Companies are already preparing to deal with quantum threats. Tim Hollebeek, Industry and Standards Technical Strategist, DigiCert, explains how Quantum Key Distribution (QKD) has been hailed as a potentially effective solution to quantum threats.
Quantum computing is on its way, as are quantum threats. Such technology in the wrong hands promises to break most of modern encryption. But just as attackers are looking ahead with excitement, defenders are preparing in earnest.
DigiCert released a report in 2019 which shed some light on enterprise’s road to quantum safety. We surveyed 400 IT decision makers (ITDMs) across North America, Germany and Japan. Respondents came from a range of positions – from directors to security staff – and a range of industries including financial, healthcare and transportation sectors among others.
The survey produced a number of intriguing results – respondents registered several worries and challenges around quantum – not just of quantum threats but of some of the more challenging issues around quantum protection. Among them was a lack of staff knowledge and fears that encryption on devices and applications within their products would be susceptible. Others worried that existing encryption will break and expose currently confidential data in the future. But as ITDMs start to take their first steps to quantum security, they seem to be apprehensive about one particular thing: money.
Respondents to our survey worried most about the mounting costs of quantum defence. Two out of five respondents worried about the difficulty and cost of overhauling encryption systems and replacing them with new ones. Many also worried about the cost of addressing attacks. It’s true – responding after an attack can be expensive but saving post-quantum protection until after an attack is not recommended.
Quantum Key Distribution (QKD) has been hailed as a potentially effective solution to quantum threats. It is apparently unbreakable, even by a quantum computer.
In QKD, millions of photons – each with a random quantum state – are shot through a fibre optic cable from sender to receiver. The receiver then allocates those photons to a beam splitter, guessing what the correct allocation may be. The receiver relays that information back to the sender and the initial sender responds, telling them what the actual allocation should look like. The photons that were incorrectly placed are thrown away and the ones that were correct form a new key. The unpredictability of that resulting key ensures its secrecy.
Furthermore, because of the unique sensitivity of photons – any party that attempts to steal the data being exchanged will change the data itself. The ensuing change will alert the sender and receiver and the key that was in the process of being made will be thrown out.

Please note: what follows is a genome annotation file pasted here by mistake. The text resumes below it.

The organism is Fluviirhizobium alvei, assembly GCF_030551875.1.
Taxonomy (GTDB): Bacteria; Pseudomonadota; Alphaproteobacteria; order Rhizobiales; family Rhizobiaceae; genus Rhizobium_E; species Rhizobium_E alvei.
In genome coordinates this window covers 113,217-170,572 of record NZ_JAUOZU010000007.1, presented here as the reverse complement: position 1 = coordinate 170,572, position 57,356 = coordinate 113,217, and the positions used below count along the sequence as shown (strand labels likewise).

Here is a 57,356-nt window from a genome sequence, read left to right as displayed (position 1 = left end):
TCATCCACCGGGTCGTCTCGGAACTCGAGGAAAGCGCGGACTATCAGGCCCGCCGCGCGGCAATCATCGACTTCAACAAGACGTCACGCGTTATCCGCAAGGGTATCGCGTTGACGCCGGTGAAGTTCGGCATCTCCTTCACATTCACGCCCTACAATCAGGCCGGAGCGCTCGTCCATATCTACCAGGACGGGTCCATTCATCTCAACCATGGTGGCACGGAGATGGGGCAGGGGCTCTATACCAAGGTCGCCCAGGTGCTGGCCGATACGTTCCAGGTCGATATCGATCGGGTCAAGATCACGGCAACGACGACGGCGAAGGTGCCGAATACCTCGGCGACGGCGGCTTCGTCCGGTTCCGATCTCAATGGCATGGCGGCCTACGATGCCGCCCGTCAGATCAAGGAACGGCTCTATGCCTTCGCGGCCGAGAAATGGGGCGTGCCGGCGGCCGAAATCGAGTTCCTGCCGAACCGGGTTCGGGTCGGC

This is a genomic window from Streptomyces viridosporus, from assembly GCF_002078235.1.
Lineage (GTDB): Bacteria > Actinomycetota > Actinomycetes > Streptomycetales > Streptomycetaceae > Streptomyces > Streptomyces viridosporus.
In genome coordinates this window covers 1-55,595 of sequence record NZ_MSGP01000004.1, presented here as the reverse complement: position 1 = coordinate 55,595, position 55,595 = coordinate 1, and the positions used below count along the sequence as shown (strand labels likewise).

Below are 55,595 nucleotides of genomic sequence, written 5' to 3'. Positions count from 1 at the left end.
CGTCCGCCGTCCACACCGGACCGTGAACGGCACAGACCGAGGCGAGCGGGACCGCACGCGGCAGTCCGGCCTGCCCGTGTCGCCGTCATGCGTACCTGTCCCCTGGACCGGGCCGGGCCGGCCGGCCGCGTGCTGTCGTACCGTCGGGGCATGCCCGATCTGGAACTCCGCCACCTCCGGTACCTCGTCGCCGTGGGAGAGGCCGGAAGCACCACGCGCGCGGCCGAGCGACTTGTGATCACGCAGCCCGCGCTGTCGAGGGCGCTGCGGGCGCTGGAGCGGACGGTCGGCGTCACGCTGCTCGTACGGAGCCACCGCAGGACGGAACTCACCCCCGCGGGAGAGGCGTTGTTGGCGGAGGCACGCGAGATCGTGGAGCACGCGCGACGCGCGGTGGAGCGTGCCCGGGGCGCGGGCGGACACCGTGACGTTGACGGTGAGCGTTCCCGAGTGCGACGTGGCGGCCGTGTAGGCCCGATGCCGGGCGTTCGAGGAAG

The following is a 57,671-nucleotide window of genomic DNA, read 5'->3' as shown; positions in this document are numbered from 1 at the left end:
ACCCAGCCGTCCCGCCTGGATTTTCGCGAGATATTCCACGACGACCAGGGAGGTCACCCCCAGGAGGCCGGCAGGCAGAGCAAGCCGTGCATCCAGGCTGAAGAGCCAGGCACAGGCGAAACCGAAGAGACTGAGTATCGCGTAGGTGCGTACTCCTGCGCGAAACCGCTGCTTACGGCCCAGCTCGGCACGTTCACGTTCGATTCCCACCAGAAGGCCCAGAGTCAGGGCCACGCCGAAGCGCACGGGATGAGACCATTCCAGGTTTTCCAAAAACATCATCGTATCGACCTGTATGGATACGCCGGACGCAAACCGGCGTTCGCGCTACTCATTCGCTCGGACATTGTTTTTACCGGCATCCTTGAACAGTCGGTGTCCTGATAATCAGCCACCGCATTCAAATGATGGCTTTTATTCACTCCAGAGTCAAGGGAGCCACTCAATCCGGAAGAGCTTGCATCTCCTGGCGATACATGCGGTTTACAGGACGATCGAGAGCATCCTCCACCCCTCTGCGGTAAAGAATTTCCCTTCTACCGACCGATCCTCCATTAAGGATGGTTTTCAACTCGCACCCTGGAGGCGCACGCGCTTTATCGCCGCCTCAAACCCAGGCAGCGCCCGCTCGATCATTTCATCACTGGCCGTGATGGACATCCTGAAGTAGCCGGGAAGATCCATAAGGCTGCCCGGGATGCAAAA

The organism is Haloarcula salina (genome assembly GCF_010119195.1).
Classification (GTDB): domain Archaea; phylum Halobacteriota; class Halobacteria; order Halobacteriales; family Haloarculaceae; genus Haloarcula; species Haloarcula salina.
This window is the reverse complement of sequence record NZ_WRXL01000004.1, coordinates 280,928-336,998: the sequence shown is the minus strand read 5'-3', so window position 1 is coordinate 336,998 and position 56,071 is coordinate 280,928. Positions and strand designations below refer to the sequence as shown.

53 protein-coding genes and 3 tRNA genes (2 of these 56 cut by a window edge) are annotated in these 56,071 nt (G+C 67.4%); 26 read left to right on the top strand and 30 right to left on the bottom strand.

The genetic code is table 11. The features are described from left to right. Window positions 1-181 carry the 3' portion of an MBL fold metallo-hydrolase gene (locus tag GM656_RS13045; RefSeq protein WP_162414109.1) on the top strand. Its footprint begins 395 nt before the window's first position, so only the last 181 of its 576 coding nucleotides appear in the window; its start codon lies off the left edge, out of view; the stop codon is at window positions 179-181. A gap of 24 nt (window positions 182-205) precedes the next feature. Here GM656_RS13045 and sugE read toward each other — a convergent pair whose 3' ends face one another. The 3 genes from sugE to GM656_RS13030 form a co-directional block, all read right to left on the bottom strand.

QKD systems have found homes at well-funded laboratories, the faculties of elite universities and government departments. DARPA, Los Alamos National Laboratory and the University of Bristol all have one. But the time and expense involved in constructing and maintaining them has proved prohibitive to pretty much anyone else and they’ve yet to be rolled out on a wide commercial basis.
The UK’s National Cybersecurity Centre (NCSC) declared that Public Key Cryptography may well offer a more cost-effective solution to this mounting threat. As the NCSC’s whitepaper on the subject says – “software or firmware implementations of post-quantum cryptography should be easier to develop, deploy and maintain, have lower lifecycle support costs and have better understood security threats than QKD-based solutions.”
Public Key Infrastructures (PKIs) seem like a comparatively easy way to adapt to the quantum landscape. PKIs have already been in wide use in webPKI for decades and are increasingly being deployed to help protect problem-ridden IoT networks and provide strong enterprise authentication level. When it comes to quantum, the cryptographic protocols that PKI protects connections with can be complemented with post-quantum cryptographic (PQC) algorithms.
But PKIs on their own won’t be enough, they’ll need to be crypto-agile enough to swap out cryptosystems quickly and easily. As it stands, many enterprises don’t know how many certificates they hold, how they use their keys, or where they reside. Those questions and more will have to be answered if enterprises want to progress on to the next step. Once they have a handle on their PKIs, enterprises can then move to automate systems to effectively discover, remediate, revoke, renew and reissue certificates as well as manage keys. This will all go towards letting your PKIs swap between PQC algorithms on the fly – otherwise known as – crypto-agility.
This initial investment can have long-term benefits in protecting against the losses a quantum vulnerable organisation is sure to face. The cost of becoming crypto-agile, overhauling current encryption systems and preparing for quantum threats is a factor. However, the cost of waiting until quantum attacks surface will be much higher.
Cyber-crime damages are expected to top US$6 trillion in 2021, twice what they cost the world in 2015. When quantum arrives, who knows where that number will top out.
If enterprises are worried about the cost of quantum defence now, just wait until they get the receipt for a quantum breach.